5. The Obama Admin. has a history of intimidating and silencing skeptics. See: Scientific Cleansing: Obama Interior Secretary Sally Jewell says ‘I hope there are no climate change deniers in the Department of Interior’ &   Skeptics blast Interior Sec. Jewell’s comments as ‘scientific cleansing’: Climate Depot’s Morano: ‘It’s a way for the Obama administration to silence any internal critics’
  6. ‘New Sony pictures film smears skeptics, links them to tobacco scientists.’: See: Reviews are in! Skeptic Morano as villain in warmist film is ‘terrifyingly impressive, sadistic’ – ‘The doc’s most engaging character’ – ‘A magnificent antihero, a cheery, chatty prevaricator’ – ‘Slick’ – ‘Scary’ – ‘A loathsome mercenary’ – ‘Sleazy spin doctor’

Morano note: ‘If current extreme weather trends continue, will FEMA have to reduce funds?!

http://www.climatedepot.com/2014/10/01/extreme-weather-failing-to-follow-global-warming-predictions-hurricanes-tornadoes-droughts-floods-wildfires-see-no-trend-or-declining-trends/

Extreme weather failing to follow ‘global warming’ predictions: Hurricanes, Tornadoes, Droughts, Floods, Wildfires, all see no trend or declining trends

Extreme weather at or near historic lows:

New paper unable to link 2013 extreme weather of droughts, heavy rain & storms to AGW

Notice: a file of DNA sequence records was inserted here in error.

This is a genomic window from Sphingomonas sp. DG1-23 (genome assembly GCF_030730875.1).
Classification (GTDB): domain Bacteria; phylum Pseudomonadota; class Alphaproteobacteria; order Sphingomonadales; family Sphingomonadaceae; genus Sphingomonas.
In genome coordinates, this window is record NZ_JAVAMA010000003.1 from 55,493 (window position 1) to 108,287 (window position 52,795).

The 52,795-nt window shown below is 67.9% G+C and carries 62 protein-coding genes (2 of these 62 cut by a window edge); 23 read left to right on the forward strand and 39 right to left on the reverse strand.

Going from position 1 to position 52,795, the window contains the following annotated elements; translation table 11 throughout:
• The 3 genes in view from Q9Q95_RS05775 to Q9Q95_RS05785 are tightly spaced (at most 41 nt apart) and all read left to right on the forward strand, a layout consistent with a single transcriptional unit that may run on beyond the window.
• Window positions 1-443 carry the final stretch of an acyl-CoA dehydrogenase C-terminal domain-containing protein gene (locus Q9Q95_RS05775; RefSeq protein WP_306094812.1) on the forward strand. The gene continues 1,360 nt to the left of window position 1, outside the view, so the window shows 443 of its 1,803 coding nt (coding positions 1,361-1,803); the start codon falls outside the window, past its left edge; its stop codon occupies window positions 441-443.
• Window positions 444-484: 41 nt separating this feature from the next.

Hurricanes: 3,264 Days Without a Major (Cat 3 +) Hurricane Strike – ‘Nearly 9 years…the last being Wilma in October, 2005′

Tornadoes: U.S. Tornado Count Plummeting to Record Low Levels Three Consecutive Years

Droughts: New Research Confirms Human CO2 Not Causing A Global Drought Increase – ‘Droughts in the U.S. are more frequent and more intense during COLDER periods’

Floods: Prof. Roger Pielke Jr. : ‘Are US Floods Increasing? The Answer is Still No’ — ‘A new paper out today shows flooding has not increased in U.S. over records of 85 to 127 years’ — Quick Flood Facts: ‘The world’s ten deadliest floods all occurred before 1976. The historical flood record is horrific. Here is a small sampling of news stories’

U.S. Heatwaves: ‘The frequency of 90 degree days in the US has plummeted. with three of the five mildest summers occurring since 2004′

Wildfires: 2014 – Quietest Fire Season Of The Decade according to data from the National Interagency Fire Center data — US Forest Fires Near Historic Lows: ‘Burn acreage is much less than half of normal’ according to data from the National Interagency Fire Center